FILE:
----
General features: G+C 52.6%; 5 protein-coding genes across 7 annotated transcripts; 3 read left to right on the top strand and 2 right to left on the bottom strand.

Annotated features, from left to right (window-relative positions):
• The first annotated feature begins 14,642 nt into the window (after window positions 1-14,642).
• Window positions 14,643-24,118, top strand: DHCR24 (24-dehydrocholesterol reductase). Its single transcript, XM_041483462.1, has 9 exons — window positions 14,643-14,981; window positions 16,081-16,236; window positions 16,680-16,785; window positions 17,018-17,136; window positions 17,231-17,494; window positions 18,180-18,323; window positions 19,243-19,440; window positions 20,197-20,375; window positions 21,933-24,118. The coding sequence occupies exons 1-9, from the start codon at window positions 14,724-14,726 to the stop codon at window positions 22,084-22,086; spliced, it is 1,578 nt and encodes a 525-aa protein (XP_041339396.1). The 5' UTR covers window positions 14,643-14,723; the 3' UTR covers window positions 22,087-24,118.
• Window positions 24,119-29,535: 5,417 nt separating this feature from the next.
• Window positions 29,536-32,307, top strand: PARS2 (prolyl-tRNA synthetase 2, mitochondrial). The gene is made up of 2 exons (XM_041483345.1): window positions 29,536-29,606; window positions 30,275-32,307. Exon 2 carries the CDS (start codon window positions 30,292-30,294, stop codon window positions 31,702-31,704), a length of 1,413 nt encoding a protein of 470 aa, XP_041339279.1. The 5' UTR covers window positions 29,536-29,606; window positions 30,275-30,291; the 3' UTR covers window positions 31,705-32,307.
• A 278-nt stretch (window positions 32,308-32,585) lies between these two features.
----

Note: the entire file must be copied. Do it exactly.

General features: G+C 52.6%; 5 protein-coding genes across 7 annotated transcripts; 3 read left to right on the top strand and 2 right to left on the bottom strand.

Annotated features, from left to right (window-relative positions):
• The first annotated feature begins 14,642 nt into the window (after window positions 1-14,642).
• Window positions 14,643-24,118, top strand: DHCR24 (24-dehydrocholesterol reductase). Its single transcript, XM_041483462.1, has 9 exons — window positions 14,643-14,981; window positions 16,081-16,236; window positions 16,680-16,785; window positions 17,018-17,136; window positions 17,231-17,494; window positions 18,180-18,323; window positions 19,243-19,440; window positions 20,197-20,375; window positions 21,933-24,118. The coding sequence occupies exons 1-9, from the start codon at window positions 14,724-14,726 to the stop codon at window positions 22,084-22,086; spliced, it is 1,578 nt and encodes a 525-aa protein (XP_041339396.1). The 5' UTR covers window positions 14,643-14,723; the 3' UTR covers window positions 22,087-24,118.
• Window positions 24,119-29,535: 5,417 nt separating this feature from the next.
• Window positions 29,536-32,307, top strand: PARS2 (prolyl-tRNA synthetase 2, mitochondrial). The gene is made up of 2 exons (XM_041483345.1): window positions 29,536-29,606; window positions 30,275-32,307. Exon 2 carries the CDS (start codon window positions 30,292-30,294, stop codon window positions 31,702-31,704), a length of 1,413 nt encoding a protein of 470 aa, XP_041339279.1. The 5' UTR covers window positions 29,536-29,606; window positions 30,275-30,291; the 3' UTR covers window positions 31,705-32,307.
• A 278-nt stretch (window positions 32,308-32,585) lies between these two features.